[Link] Helen Kara: The Power To Do Things Differently

As an independent researcher I have the power to do things differently…

There are increasing numbers of people doing research and scholarship differently. As a result, there are new societies and organisations springing up…

I’m proud to see that IGDORE is seen as part of a growing movement of academics doing research differently from and possibly in some ways (at least I hope) better than the mainstream.

IGDORE researchers and community members - how do you do things differently from mainstream academia? Have you benefited from doing independent research or being part of alternate academia?


In answer to my own question: I’ve spent time thinking about what research I can do with the aim of directly benefiting society (partly inspired by my involvement in Effective Altruism) rather than the aim of fulfilling academic incentive requirements. As a result, I’ve come up with several interdisciplinary and neglected topics that I think would are both promising and feasible to work on independently.

Admittedly, I haven’t yet had time to develop any of these projects in detail, but having space to conduct sustained reflection on research ideas has allowed me to iterate through many ideas to reach a few that I think are really good - whereas if I had been on the publication treadmill of traditional academia, I probably would have stopped earlier after landing on an idea that seemed suitable for grants and publications, rather considering its societal benefits directly.

Another benefit is location flexibility. My partner is also an academic and is trying to get a permanent University position - being an independent researcher doesn’t tie me to a particular location and makes resolving the ‘two-body problem’ faced by academic couples much easier!

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I have the feeling that we are in the germinal phase of an emerging megashift in research/academia. To me, independent means outside of the traditional 4 year brick and mortar university - not independent as in alone. The sense I’ve gotten is of an (American at least) academia that is more or less a reflection of its broader culture: highly competitive, short-sighted, and elitist. In my view then, ‘alt-academia’ must be cooperative, long-sighted, and without pretense.

So I tried to do something differently, by creating a platform not so unlike IGDORE and Ronin in aim, with perhaps much more of a focus on online education, including a capability to host grants from the US gov etc. Reflecting on this now, under the specter of coronavirus, I suppose I would issue a partial retraction of my efforts. There are probably now more people working on online collaboration tools than at any other time in human history (even perhaps accounting for the future). In light of this change which occurred virtually overnight, I don’t think ‘online’ really solves the problem: how to make research cheap enough that you can actually sustainably do it outside academia?. I think online tools are of course part of this solution, but not nearly as important as I thought they were.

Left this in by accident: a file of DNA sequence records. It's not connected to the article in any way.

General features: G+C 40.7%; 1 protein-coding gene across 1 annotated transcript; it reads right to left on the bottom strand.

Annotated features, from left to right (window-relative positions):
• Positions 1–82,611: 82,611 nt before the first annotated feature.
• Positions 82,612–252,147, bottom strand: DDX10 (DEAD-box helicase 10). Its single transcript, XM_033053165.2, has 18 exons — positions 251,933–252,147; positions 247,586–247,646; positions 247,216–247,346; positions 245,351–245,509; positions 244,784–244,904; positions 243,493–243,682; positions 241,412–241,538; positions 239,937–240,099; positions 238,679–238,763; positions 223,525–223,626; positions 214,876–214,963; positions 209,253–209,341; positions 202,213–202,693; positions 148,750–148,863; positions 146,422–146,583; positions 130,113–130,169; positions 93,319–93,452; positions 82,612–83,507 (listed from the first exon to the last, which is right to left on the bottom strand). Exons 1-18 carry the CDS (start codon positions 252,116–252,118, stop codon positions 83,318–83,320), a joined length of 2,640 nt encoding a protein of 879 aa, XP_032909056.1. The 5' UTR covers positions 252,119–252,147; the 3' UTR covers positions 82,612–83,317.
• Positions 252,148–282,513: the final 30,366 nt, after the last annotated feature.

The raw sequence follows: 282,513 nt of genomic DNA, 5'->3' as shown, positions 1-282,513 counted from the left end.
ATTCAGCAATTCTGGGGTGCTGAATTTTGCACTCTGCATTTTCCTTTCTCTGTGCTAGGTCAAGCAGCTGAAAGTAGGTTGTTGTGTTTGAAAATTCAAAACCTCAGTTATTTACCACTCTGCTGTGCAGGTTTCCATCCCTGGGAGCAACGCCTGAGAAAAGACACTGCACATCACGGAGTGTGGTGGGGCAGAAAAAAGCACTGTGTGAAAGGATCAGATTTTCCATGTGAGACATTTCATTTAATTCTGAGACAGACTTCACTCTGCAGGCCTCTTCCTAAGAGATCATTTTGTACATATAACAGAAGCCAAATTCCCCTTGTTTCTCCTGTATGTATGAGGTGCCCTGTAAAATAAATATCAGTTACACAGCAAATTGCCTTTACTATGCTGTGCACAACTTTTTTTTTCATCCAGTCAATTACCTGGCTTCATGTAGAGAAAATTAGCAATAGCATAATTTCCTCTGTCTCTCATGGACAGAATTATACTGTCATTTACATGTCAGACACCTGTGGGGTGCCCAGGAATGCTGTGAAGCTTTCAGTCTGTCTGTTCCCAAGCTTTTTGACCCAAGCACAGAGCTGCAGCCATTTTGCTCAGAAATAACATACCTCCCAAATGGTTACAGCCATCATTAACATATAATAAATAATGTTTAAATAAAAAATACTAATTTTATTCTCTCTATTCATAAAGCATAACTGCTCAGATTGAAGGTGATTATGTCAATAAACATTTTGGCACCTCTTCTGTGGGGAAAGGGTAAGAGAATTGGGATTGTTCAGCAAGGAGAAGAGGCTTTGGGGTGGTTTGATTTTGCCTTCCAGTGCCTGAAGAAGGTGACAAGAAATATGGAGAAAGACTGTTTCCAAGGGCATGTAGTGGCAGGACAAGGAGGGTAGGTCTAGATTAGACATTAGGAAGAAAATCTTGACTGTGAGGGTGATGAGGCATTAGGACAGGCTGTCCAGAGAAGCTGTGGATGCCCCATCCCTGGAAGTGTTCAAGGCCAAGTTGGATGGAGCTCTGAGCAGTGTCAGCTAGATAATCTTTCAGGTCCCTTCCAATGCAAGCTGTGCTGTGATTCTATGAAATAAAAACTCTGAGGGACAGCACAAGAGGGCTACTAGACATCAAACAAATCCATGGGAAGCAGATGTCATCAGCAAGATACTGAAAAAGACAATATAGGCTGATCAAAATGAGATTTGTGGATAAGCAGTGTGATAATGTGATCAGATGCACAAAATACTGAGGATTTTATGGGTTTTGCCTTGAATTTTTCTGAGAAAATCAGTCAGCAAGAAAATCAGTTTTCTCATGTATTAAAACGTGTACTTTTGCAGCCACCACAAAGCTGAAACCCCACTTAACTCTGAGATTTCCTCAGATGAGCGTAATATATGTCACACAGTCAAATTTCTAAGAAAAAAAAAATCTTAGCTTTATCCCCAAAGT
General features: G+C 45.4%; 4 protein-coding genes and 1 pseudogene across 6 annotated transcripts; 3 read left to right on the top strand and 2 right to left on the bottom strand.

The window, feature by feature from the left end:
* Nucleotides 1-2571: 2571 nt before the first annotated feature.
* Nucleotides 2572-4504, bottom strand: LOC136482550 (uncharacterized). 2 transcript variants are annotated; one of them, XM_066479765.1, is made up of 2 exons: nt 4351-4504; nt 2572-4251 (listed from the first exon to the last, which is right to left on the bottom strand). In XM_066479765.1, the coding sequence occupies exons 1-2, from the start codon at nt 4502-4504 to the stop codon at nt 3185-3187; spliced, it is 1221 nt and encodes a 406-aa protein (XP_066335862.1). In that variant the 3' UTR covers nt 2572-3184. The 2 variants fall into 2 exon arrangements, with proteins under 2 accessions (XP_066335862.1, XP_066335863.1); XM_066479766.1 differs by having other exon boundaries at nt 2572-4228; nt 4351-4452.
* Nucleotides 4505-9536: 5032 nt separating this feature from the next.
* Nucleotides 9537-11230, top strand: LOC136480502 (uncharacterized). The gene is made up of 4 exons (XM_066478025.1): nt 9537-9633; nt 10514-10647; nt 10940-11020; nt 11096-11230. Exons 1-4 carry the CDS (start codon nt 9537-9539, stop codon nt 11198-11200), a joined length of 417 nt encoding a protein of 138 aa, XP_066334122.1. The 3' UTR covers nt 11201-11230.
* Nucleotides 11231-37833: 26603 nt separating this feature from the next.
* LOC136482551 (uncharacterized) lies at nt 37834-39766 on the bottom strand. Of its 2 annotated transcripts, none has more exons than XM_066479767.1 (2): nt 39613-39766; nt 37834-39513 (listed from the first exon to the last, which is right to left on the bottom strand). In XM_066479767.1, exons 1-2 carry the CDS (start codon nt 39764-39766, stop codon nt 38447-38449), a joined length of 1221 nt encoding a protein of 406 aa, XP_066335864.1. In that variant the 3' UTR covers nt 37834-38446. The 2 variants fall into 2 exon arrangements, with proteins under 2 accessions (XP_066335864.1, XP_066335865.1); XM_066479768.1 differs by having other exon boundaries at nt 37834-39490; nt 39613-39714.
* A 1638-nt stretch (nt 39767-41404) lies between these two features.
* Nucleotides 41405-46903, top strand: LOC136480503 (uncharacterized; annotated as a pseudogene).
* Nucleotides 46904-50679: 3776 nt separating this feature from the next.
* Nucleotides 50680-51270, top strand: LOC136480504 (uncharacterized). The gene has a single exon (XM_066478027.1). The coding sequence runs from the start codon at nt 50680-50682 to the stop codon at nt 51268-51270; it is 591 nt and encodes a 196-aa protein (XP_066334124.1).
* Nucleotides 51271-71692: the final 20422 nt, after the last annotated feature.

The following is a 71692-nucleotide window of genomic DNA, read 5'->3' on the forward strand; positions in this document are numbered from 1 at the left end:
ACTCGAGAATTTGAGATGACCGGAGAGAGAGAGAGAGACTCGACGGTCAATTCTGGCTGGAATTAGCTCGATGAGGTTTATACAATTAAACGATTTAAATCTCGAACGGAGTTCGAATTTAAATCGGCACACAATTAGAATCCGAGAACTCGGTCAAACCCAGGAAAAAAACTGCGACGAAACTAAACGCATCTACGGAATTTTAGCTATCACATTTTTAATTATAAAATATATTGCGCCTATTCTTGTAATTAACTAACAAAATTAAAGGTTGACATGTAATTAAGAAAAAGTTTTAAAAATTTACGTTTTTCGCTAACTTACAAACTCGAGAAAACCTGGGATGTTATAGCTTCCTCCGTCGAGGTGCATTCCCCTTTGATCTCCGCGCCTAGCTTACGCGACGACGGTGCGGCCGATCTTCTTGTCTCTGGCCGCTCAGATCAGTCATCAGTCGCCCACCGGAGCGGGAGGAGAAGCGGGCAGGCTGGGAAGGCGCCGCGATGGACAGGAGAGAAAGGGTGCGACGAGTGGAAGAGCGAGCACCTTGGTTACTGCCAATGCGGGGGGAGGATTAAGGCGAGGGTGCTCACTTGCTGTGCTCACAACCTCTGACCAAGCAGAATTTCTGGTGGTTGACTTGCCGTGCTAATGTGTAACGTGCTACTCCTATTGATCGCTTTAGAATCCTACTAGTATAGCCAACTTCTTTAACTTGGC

So even though I currently work in the belly of the beast, it has only really served as a source of motivation to achieve escape velocity. Regrettably, this has not yet occured :frowning: , but I have viewed my interactions with members of this community, and others working towards ‘alt-academia’ as the most beneficial I have had. And so I cannot report any funded projects or research I have done ‘independently’…but hopefully the seeds are there! @Gavin I concur that for me the space to freely think has far and away been the most valuable.

So what to do about funding/sustainability? I’m not sure…but right now I’m reading about the history of the Rochdale cooperative - scheming to various degrees about the feasibility of re-developing communities, holochains, and all the rest :slight_smile:


Hi Grant, was good to meet you at the Unconference recently. I like your ideas about creating new structures that emphasize cooperation, long sightedness versus the highly competitive culture especially prevalent in Anglo-American academic culture. We developed some similar ideas / policy in a paper a year or so back (also touching briefly on coops), maybe it’s useful: https://f1000research.com/articles/7-803

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Hey Alex, yes it was great to meet you at the Unconference! I started a new thread with a link to the paper you have shared. I’d like to pursue/investigate ways to implement solutions for some of these core challenges.


thanks everyone. i am trying to get mmted.org offer an undergraduate and postgraduate degrees as well as fellowships, much like this:

basically, the entire trans4m movement is fascinating, do check out the entire website. :slight_smile:

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